Indigenization Guide: Taking Back Control

An excerpt from Pulling Together: Foundations Guide by Kory Wilson

… [A] man cannot be educated unless he lives and works in a community which is culturally and socially vibrant. He needs his traditional way of life as a backdrop and as a basis upon which to grow. Combined with this is the need for other tools, such as Native languages and traditional institutions, which are essential for proper development and growth.

– Billy Diamond, “The Cree experience”

As we have seen, in the past the Government of Canada has unilaterally enacted laws and policies that have adversely affected Indigenous Peoples. This continues to happen. However, Indigenous Peoples have been pursuing recognition of their “rights and title” and self-government. Some have done this through treaties, the courts, and negotiations. Increasingly, Indigenous Peoples are taking back control over the decisions that affect them.

Indigenous resistance

Although they have had serious consequences, the laws and policies stemming from the Indian Act did not succeed in destroying all Indigenous traditions. Indigenous Peoples have always fought against the Indian Act and for their rights.

Indigenous Peoples have continued to practice their culture underground and have found new ways to avoid persecution. They organized against residential schools and won court victories and an official apology from the Government of Canada.

Indigenous Peoples have continued to raise their children to be proud of their cultures and identities and to resist assimilation in their everyday lives.

Idle No More

A well-known recent response to colonization was the Idle No More movement. The movement began in November 2012 when four Saskatchewan women, Jessica Gordon (Cree), Sylvia McAdam (Cree), Nina Wilson (Nakota/Plains Cree), and Sheelah McLean (Canadian) responded to the government’s omnibus Bill C-45, which challenged First Nations sovereignty and weakened environmental protections throughout Canada. Using Facebook and Twitter, #IdleNoMore was created to promote a series of “teach-ins” on the impacts of Bill C-45.

The Idle No More movement inspired more than 100 protests, flash mobs, and round dances in shopping malls and in the streets. Support for Idle No More spread outside of Canada, with solidarity protests in the U.S., Sweden, U.K., Germany, New Zealand, and Egypt.

Indigenous rights, title, self-determination, and government

Key terms:

Indigenous rights are collective rights that flow from the fact that Indigenous Peoples continuously occupied the land that is now called Canada. They are inherent rights, which Indigenous peoples have practised and enjoyed since before settler contact. In Canadian law, Indigenous title and rights are different from the rights of non-Indigenous Canadian citizens. Indigenous title and rights do not come from the Canadian government, although they are recognized by it. They are rights that come from Indigenous Peoples’ relationships with their territories and land, even before Canada became a country, and from Indigenous social, political, economic, and legal systems that have been in place for a long time.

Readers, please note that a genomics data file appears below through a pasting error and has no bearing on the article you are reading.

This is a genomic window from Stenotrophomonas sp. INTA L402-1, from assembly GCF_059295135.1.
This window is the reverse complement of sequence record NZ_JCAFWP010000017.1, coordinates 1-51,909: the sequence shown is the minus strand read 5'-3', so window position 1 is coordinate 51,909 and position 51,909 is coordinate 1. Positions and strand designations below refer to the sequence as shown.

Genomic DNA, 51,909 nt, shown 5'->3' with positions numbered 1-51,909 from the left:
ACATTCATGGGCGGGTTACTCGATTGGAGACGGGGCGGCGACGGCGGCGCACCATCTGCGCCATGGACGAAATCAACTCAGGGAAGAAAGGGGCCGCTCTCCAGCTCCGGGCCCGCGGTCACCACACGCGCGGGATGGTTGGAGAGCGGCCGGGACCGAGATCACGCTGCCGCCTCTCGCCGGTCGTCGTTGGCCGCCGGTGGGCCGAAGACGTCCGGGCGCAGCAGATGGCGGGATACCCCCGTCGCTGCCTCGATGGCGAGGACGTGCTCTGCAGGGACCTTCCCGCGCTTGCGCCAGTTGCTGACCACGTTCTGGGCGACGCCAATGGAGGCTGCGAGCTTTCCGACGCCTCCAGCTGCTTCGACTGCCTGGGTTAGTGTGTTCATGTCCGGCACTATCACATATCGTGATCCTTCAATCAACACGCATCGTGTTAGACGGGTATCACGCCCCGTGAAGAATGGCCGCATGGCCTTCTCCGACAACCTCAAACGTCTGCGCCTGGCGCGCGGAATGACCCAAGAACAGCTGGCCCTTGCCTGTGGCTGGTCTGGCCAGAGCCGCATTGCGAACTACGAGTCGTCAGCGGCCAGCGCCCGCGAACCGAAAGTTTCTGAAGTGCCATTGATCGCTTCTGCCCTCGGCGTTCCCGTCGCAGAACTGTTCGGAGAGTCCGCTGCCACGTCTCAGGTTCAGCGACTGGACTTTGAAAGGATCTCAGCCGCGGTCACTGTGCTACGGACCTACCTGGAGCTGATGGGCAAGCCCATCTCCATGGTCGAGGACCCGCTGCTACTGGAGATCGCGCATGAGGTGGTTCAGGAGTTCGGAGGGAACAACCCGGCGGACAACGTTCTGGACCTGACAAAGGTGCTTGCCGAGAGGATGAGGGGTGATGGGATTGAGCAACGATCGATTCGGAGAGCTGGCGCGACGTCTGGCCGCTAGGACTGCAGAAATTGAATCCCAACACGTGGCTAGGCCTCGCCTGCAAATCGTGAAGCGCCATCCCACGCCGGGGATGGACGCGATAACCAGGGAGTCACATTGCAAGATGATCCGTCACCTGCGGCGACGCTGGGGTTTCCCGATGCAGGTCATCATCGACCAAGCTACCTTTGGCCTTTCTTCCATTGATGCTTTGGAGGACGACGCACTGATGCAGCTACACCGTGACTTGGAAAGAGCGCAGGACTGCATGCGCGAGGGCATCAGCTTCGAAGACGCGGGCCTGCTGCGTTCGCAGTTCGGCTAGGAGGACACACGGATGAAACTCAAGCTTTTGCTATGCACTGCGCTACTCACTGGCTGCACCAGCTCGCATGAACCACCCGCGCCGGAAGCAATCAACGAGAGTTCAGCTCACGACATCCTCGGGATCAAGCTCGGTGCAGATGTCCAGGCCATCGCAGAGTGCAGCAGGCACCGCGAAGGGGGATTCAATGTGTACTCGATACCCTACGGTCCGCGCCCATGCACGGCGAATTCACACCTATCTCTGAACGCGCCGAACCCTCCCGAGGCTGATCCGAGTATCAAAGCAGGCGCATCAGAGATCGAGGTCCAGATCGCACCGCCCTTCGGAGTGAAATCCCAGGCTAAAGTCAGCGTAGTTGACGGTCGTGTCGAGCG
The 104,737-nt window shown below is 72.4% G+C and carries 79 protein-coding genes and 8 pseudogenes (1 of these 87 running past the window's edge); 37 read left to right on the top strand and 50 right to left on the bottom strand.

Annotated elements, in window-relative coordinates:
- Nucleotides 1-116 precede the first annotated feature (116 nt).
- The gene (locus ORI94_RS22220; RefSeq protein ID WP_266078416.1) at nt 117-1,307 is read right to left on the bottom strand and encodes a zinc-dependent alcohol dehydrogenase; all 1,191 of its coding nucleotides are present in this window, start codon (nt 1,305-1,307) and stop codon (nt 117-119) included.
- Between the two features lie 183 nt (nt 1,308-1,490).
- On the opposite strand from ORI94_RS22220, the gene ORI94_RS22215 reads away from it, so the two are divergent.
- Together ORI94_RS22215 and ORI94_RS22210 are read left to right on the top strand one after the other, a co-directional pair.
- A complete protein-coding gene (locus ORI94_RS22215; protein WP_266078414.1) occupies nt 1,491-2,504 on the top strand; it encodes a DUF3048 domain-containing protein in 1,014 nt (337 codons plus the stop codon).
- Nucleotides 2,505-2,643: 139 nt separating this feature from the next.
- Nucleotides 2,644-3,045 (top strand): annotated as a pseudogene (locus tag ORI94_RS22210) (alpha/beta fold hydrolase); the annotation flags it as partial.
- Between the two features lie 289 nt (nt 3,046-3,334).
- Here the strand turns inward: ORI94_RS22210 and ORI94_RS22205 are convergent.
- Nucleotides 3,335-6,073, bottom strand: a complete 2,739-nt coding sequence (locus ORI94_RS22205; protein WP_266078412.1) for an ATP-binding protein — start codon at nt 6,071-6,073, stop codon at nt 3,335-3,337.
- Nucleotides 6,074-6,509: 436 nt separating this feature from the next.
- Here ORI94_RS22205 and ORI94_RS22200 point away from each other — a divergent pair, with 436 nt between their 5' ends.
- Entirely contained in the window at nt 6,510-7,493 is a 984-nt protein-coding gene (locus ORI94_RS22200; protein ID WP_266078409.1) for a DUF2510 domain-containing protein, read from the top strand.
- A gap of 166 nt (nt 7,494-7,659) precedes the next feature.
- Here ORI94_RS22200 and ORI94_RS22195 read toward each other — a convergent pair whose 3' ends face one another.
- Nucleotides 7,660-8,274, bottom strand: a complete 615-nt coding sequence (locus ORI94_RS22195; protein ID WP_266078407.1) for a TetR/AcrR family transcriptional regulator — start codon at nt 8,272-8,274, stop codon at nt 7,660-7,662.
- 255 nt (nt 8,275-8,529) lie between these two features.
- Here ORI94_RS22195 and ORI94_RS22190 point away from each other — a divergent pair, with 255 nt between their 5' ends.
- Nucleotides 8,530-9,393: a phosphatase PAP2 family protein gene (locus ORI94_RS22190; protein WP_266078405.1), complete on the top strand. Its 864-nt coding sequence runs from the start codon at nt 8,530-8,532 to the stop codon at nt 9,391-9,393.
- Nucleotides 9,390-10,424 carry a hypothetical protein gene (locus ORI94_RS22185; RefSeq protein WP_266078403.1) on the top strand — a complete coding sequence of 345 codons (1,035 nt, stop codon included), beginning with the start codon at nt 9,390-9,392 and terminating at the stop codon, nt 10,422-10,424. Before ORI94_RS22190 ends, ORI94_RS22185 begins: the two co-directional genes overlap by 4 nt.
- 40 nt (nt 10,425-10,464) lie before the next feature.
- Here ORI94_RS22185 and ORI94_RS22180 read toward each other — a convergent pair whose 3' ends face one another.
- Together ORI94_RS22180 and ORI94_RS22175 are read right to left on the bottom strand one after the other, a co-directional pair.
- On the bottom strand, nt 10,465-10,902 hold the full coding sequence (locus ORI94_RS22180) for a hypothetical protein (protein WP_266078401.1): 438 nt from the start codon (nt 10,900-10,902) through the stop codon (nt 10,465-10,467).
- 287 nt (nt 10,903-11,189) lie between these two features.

Aboriginal title is the inherent right of Indigenous Peoples to their lands and waters. It is recognized by common law. This inherent right comes from the long history Indigenous Peoples have had with the land. Inherent means nobody can take the right away.

The United Nations Declaration on the Rights of Indigenous Peoples includes the right to self-determination. The Assembly of First Nations describes self-determination as a Nation’s right to choose its own government and decide on its own economic, social, and cultural development. Today, Indigenous Peoples are exercising their Indigenous rights and title for self-determination and benefiting from the wealth and resources of this land that is now called Canada.

Self-government means First Nations can take control of and responsibility for decisions affecting them. Self-government can take many forms. It can include making laws and deciding how to spend money or raise money through taxation, deliver programs, and build economic opportunities. First Nations governed themselves for thousands of years before the arrival of settlers. Their governments were organized to meet their economic, social, and geographic conditions and needs, and were shaped by their cultures and beliefs. First Nations governments were weakened by policies that imposed settler laws and forms of government. Under the Indian Act, the Canadian government created Indian Bands and Councils to administer and provide services to their memberships and made aspects of traditional Indigenous government illegal. First Nations are in the process of nation-rebuilding and asserting self-government.

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